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Maryland's teacher workforce is predominantly white. The Blueprint plan aims to diversify

Lilly Price, Baltimore Sun on

Published in News & Features

BALTIMORE — Racial gaps persist between Maryland students and teachers as the workforce continues to be predominantly white, according to demographic data presented at a Maryland State Board of Education meeting Tuesday.

State education officials are prioritizing retaining a highly qualified and diverse workforce as a part of the Blueprint for Maryland’s Future, the state’s education reform plan that infuses billions of dollars into public education. More than 63,200 teachers were employed as of October 2023, the most recent data available. More than two-thirds of teachers were white.

The number of Black and Hispanic or Latino teachers have slightly increased over the past five years, but rates remain at 20.4% and 4.7%, respectively. Meanwhile, the gap between the percentage of students of color and the percentage of teachers of color statewide is 36 percentage points.

All school districts must increase starting teacher salaries to $60,000 by 2026, a Blueprint initiative that seeks to make Maryland more competitive nationally.

The Baltimore City Public School System has one of the most diverse student populations in the state at 93%. It also has the second highest percentage of teachers of color at 61%. But there is a racial gap between students and teachers of 31 percentage points. Prince George’s County, which has the most students of color in Maryland, also has the most teachers of color, nearly 80%. Its racial gap is 17 percentage points.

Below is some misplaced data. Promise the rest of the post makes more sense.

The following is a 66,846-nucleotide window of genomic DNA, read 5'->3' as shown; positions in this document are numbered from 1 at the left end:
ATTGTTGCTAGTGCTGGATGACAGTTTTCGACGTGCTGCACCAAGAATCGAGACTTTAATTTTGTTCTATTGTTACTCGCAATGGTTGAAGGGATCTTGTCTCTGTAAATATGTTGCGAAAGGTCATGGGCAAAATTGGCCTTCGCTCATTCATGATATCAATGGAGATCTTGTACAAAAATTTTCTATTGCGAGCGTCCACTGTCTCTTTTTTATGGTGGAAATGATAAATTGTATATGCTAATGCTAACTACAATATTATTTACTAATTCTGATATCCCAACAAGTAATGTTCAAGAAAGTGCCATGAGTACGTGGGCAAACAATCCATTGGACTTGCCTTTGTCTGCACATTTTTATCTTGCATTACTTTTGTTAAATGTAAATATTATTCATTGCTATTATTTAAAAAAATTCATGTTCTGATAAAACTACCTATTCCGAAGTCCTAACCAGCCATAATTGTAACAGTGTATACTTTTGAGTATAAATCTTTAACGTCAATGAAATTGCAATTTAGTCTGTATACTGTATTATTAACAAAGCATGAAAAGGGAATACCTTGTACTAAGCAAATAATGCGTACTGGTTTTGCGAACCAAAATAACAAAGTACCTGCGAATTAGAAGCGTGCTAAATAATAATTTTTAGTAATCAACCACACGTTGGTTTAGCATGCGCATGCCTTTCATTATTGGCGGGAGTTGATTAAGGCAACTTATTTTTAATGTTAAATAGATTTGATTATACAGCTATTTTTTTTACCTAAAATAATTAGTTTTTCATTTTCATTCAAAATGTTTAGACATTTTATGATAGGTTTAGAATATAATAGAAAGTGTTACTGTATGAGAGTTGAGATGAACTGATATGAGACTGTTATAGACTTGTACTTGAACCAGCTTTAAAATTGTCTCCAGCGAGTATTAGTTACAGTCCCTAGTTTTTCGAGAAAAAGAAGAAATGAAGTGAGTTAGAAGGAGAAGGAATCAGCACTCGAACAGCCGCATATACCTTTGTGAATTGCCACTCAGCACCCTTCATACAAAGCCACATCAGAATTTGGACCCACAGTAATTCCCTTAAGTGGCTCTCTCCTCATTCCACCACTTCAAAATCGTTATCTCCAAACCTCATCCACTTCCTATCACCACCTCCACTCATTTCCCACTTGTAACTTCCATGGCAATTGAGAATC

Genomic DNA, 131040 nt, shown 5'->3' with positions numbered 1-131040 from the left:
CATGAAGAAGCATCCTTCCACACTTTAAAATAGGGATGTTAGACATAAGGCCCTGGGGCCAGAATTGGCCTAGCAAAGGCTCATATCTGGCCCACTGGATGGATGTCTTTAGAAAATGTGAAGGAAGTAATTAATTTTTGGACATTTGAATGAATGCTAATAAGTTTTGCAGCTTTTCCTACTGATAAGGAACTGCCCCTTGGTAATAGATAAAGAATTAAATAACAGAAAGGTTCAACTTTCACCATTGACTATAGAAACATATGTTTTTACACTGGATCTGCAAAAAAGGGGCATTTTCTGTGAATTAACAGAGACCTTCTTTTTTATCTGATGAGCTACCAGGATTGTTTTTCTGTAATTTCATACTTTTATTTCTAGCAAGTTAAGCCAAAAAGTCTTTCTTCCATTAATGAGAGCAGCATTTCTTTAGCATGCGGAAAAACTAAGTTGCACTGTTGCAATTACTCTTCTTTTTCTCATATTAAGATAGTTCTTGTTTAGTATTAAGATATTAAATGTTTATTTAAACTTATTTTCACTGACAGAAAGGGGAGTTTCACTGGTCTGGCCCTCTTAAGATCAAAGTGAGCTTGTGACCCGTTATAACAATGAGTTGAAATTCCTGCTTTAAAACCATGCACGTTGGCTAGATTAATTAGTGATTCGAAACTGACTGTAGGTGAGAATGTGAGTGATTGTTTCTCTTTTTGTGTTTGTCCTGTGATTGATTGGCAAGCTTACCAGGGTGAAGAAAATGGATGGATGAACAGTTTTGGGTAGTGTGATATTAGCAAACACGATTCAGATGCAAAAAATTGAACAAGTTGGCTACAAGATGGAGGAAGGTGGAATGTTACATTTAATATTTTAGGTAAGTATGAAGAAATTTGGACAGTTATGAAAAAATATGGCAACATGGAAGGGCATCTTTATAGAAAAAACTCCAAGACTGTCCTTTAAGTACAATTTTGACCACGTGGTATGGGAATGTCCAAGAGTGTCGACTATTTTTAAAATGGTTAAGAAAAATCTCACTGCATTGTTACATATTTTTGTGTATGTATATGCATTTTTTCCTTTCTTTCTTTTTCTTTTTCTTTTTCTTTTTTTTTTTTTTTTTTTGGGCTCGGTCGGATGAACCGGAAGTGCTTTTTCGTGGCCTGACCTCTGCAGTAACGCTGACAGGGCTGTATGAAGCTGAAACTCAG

Baltimore County Public Schools has one of the largest racial gaps between students and teachers at 46 percentage points. About 70% BCPS students are of color compared with just 24% of teachers.


Cindy Sexton, president of the Teachers Association of Baltimore County union, said recruitment and retention is a priority of the district but more work needs to be done.

“It is imperative that our students see themselves when they look at their educators and all the staff at their school,” Sexton said. “We need to do a better job of reaching out to those teachers who aren’t white.”

Somerset County Public Schools had the largest racial gap at 52 percentage points, followed by Wicomico and Howard counties.

Although teacher vacancies have declined compared with the previous school year, there are not enough incoming teachers to cover the gap in vacancies.


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